Lawmakers review McKinsey’s opioids, FDA advisory work – US News & World Report | Region & Cash


WASHINGTON (AP) – House Democrats vowed to continue investigating consulting giant McKinsey’s work with opioid drug makers after a hearing on Wednesday detailed how the company had advised companies pushing painkillers, as well as U.S. public health officials.

The hearing before a House committee is part of an ongoing investigation into McKinsey’s role in the US opioid crisis, which has been linked to over 500,000 overdose deaths from both prescription painkillers and illicit drugs like fentanyl.

McKinsey’s top executive questioned some of the committee’s findings, but said the company has overhauled its business processes and is no longer working with opioid makers, including OxyContin maker Purdue Pharma.

“I have apologized for our work for Purdue and other opioid companies, and we fully recognize that it has fallen short of our standards,” Bob Sternfels told the House Oversight and Reform Committee. He said the company will continue to work with investigators.

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Last year, the consulting firm agreed to pay $600 million to settle legal disputes over its work advising opioid manufacturers, though it admitted no wrongdoing.

Lawmakers spent three hours questioning Sternfels about revelations that his company allowed consultants from Purdue Pharma to simultaneously advise the Food and Drug Administration, the agency tasked with overseeing drug safety.

“McKinsey advised both the fox and the chicken coop — and was paid for by both,” said Vice Chair Carolyn Maloney, DN.Y. “McKinsey clearly shouldn’t be setting a strategy for both drug companies and the FDA.”

A preliminary report from the committee found 22 McKinsey consultants who had worked for both the FDA and an opioid manufacturer over a decade. The overlapping work included McKinsey employees advising the FDA on overhauling its drug safety division, according to the committee’s review of thousands of company documents.

Meanwhile, McKinsey consultants recommended “cash prizes” and “unmatched recognition” for OxyContin’s top salespeople to boost Purdue’s revenues, according to a 2013 strategy presentation released Wednesday.

Lawmakers heard conflicting reports about whether McKinsey’s work helped Purdue avoid stricter FDA regulations.

Massachusetts Attorney General Maura Healey testified remotely that her state’s own investigation into McKinsey uncovered emails recommending Purdue to “team up” with other drugmakers in 2009 to “oppose the harsh treatment.” defended by the FDA”.

Sternfeld said McKinsey did not share any FDA documents or information with Purdue, and the claims about the information sharing were inaccurate.

He also testified that McKinsey is open with the FDA about its pharmaceutical advisory work.

“We’ve made it very clear that we’re working with both industry and opioids in particular,” Sternfeld said. FDA officials have previously stated that they were aware of McKinsey’s pharmaceutical advice.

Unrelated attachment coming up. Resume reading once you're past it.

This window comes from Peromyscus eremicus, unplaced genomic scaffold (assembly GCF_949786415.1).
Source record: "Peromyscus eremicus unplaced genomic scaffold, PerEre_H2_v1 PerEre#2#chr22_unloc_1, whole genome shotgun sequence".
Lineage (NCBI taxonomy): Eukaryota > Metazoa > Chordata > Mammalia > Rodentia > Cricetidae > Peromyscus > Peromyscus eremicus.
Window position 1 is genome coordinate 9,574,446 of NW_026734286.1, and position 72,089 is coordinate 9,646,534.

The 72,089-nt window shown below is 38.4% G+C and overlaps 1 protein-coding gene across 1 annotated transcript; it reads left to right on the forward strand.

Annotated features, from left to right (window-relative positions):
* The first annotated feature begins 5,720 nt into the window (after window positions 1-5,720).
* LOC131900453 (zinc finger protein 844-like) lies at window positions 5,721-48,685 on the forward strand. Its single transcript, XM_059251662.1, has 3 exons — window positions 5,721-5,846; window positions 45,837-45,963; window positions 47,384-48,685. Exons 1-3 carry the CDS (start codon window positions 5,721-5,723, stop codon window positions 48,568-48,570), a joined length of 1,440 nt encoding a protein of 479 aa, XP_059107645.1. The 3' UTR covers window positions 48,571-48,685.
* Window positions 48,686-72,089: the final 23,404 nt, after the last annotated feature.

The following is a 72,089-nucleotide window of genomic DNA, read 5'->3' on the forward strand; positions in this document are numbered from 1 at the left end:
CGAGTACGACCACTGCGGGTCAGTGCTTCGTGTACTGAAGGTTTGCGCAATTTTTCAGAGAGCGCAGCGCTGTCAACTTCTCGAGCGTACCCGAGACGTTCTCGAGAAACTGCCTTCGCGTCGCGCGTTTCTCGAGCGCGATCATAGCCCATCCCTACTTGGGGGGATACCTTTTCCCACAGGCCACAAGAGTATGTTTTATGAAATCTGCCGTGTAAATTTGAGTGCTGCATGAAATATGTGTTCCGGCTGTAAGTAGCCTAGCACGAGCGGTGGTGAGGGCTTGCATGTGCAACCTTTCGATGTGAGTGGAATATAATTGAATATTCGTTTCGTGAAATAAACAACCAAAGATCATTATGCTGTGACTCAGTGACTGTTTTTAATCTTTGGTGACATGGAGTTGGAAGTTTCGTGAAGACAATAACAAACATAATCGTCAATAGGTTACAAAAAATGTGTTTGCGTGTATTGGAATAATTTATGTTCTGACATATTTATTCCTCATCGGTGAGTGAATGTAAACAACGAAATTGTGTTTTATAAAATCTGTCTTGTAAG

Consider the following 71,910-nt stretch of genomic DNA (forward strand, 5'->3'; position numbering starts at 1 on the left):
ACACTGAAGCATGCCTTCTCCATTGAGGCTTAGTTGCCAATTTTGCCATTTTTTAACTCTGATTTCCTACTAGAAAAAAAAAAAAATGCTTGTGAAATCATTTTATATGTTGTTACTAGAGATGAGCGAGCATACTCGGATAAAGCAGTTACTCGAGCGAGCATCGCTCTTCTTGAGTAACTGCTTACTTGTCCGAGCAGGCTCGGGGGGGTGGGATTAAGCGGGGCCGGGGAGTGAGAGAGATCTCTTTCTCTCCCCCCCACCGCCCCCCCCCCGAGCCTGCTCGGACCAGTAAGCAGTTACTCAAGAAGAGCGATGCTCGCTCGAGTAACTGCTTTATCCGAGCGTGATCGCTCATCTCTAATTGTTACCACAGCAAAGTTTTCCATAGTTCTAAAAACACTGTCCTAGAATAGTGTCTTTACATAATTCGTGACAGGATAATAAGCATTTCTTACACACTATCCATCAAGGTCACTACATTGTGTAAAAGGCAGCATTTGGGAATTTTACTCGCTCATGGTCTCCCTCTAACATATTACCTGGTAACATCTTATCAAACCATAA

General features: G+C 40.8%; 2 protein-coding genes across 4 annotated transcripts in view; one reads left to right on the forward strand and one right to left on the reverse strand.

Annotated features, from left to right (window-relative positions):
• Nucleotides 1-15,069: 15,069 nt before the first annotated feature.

Maloney and other Democrats have repeatedly suggested that McKinsey’s work may have violated federal contract rules on disclosure of potential conflicts of interest.

On Wednesday, Maloney introduced legislation that would strengthen requirements for contractors to disclose potential conflicts. A bipartisan group of senators has previously introduced similar legislation in their chamber.

Committee Republicans spent most of their allotted time undermining the relevance of the hearing, noting that the vast majority of opioid overdoses are now caused by fentanyl and heroin, not prescription drugs. They called for tighter border security, noting that almost all illicit opioids enter the US through the southern border.

“We have a new opioid crisis, folks, and it’s not coming from the big drug companies in the United States — it’s coming from the drug cartels that operate sites in Mexico,” said Rep. Byron Donalds, R-Florida.

House Democrats highlighted several examples in which McKinsey touted its ties to the FDA when soliciting consultative deals from drugmakers. According to the report, the company also provided advice to members of the Trump administration on how to deal with the opioid epidemic. It is unclear if the information had any impact on federal policy.

McKinsey has been the leading management consulting firm for decades, advising on strategy and operations for many of the world’s largest companies. The company has also branched out into government consulting, winning nearly $1 billion in federal contracts.

The oversight committee reviewed McKinsey’s work on three dozen FDA contracts worth more than $65 million, spanning from 2008 to 2021.

At a separate Senate hearing on Tuesday, the head of the FDA’s drug center told lawmakers McKinsey’s work was about “organizational design and no involvement in product regulation” while Congress probes the company.

The House report did not conclude that McKinsey’s FDA advice resulted in easier regulation of OxyContin or other opioids.

For years, the FDA has tried to discourage doctors from overprescribing the drugs, mostly by adding stricter warnings to their labeling. Prescriptions have declined since their peak in 2012, but primarily due to new prescription limits imposed by state and local governments, insurers, and hospital systems.

AP writer Geoff Mulvihill, from Cherry Hill, NJ, contributed to this story

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